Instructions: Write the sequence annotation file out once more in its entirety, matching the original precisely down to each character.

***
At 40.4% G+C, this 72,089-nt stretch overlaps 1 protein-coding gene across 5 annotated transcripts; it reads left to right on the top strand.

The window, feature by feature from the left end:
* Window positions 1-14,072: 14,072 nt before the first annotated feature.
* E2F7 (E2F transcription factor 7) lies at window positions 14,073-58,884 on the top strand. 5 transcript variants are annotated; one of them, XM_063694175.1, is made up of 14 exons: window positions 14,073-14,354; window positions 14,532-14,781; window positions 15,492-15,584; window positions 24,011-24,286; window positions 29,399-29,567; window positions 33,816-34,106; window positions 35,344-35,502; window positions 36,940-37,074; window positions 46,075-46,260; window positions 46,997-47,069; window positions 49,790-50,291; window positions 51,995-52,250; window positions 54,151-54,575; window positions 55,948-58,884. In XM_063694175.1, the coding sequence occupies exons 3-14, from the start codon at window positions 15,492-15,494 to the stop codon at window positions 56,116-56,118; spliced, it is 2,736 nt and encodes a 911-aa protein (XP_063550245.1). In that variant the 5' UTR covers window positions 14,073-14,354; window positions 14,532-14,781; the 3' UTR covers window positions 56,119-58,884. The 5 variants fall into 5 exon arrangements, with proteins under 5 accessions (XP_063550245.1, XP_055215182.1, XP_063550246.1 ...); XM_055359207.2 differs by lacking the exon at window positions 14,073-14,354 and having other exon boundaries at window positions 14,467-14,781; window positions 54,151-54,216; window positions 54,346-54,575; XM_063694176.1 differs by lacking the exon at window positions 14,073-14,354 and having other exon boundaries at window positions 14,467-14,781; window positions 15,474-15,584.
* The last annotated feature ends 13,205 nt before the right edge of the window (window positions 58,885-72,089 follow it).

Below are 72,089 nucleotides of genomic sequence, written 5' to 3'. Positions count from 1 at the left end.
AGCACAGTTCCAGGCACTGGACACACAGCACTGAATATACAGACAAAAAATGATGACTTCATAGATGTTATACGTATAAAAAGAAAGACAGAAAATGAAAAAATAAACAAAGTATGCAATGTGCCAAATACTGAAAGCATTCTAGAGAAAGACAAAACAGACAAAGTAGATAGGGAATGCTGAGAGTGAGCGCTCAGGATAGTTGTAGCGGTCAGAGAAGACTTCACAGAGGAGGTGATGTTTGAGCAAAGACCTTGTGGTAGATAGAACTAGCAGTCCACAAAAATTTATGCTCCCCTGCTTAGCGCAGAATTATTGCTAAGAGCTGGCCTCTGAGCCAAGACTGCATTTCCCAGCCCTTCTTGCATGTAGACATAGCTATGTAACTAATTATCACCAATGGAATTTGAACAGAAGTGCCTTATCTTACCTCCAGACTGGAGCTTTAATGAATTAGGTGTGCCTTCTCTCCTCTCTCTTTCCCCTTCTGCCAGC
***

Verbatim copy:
At 40.4% G+C, this 72,089-nt stretch overlaps 1 protein-coding gene across 5 annotated transcripts; it reads left to right on the top strand.

The window, feature by feature from the left end:
* Window positions 1-14,072: 14,072 nt before the first annotated feature.
* E2F7 (E2F transcription factor 7) lies at window positions 14,073-58,884 on the top strand. 5 transcript variants are annotated; one of them, XM_063694175.1, is made up of 14 exons: window positions 14,073-14,354; window positions 14,532-14,781; window positions 15,492-15,584; window positions 24,011-24,286; window positions 29,399-29,567; window positions 33,816-34,106; window positions 35,344-35,502; window positions 36,940-37,074; window positions 46,075-46,260; window positions 46,997-47,069; window positions 49,790-50,291; window positions 51,995-52,250; window positions 54,151-54,575; window positions 55,948-58,884. In XM_063694175.1, the coding sequence occupies exons 3-14, from the start codon at window positions 15,492-15,494 to the stop codon at window positions 56,116-56,118; spliced, it is 2,736 nt and encodes a 911-aa protein (XP_063550245.1). In that variant the 5' UTR covers window positions 14,073-14,354; window positions 14,532-14,781; the 3' UTR covers window positions 56,119-58,884. The 5 variants fall into 5 exon arrangements, with proteins under 5 accessions (XP_063550245.1, XP_055215182.1, XP_063550246.1 ...); XM_055359207.2 differs by lacking the exon at window positions 14,073-14,354 and having other exon boundaries at window positions 14,467-14,781; window positions 54,151-54,216; window positions 54,346-54,575; XM_063694176.1 differs by lacking the exon at window positions 14,073-14,354 and having other exon boundaries at window positions 14,467-14,781; window positions 15,474-15,584.
* The last annotated feature ends 13,205 nt before the right edge of the window (window positions 58,885-72,089 follow it).

Below are 72,089 nucleotides of genomic sequence, written 5' to 3'. Positions count from 1 at the left end.
AGCACAGTTCCAGGCACTGGACACACAGCACTGAATATACAGACAAAAAATGATGACTTCATAGATGTTATACGTATAAAAAGAAAGACAGAAAATGAAAAAATAAACAAAGTATGCAATGTGCCAAATACTGAAAGCATTCTAGAGAAAGACAAAACAGACAAAGTAGATAGGGAATGCTGAGAGTGAGCGCTCAGGATAGTTGTAGCGGTCAGAGAAGACTTCACAGAGGAGGTGATGTTTGAGCAAAGACCTTGTGGTAGATAGAACTAGCAGTCCACAAAAATTTATGCTCCCCTGCTTAGCGCAGAATTATTGCTAAGAGCTGGCCTCTGAGCCAAGACTGCATTTCCCAGCCCTTCTTGCATGTAGACATAGCTATGTAACTAATTATCACCAATGGAATTTGAACAGAAGTGCCTTATCTTACCTCCAGACTGGAGCTTTAATGAATTAGGTGTGCCTTCTCTCCTCTCTCTTTCCCCTTCTGCCAGC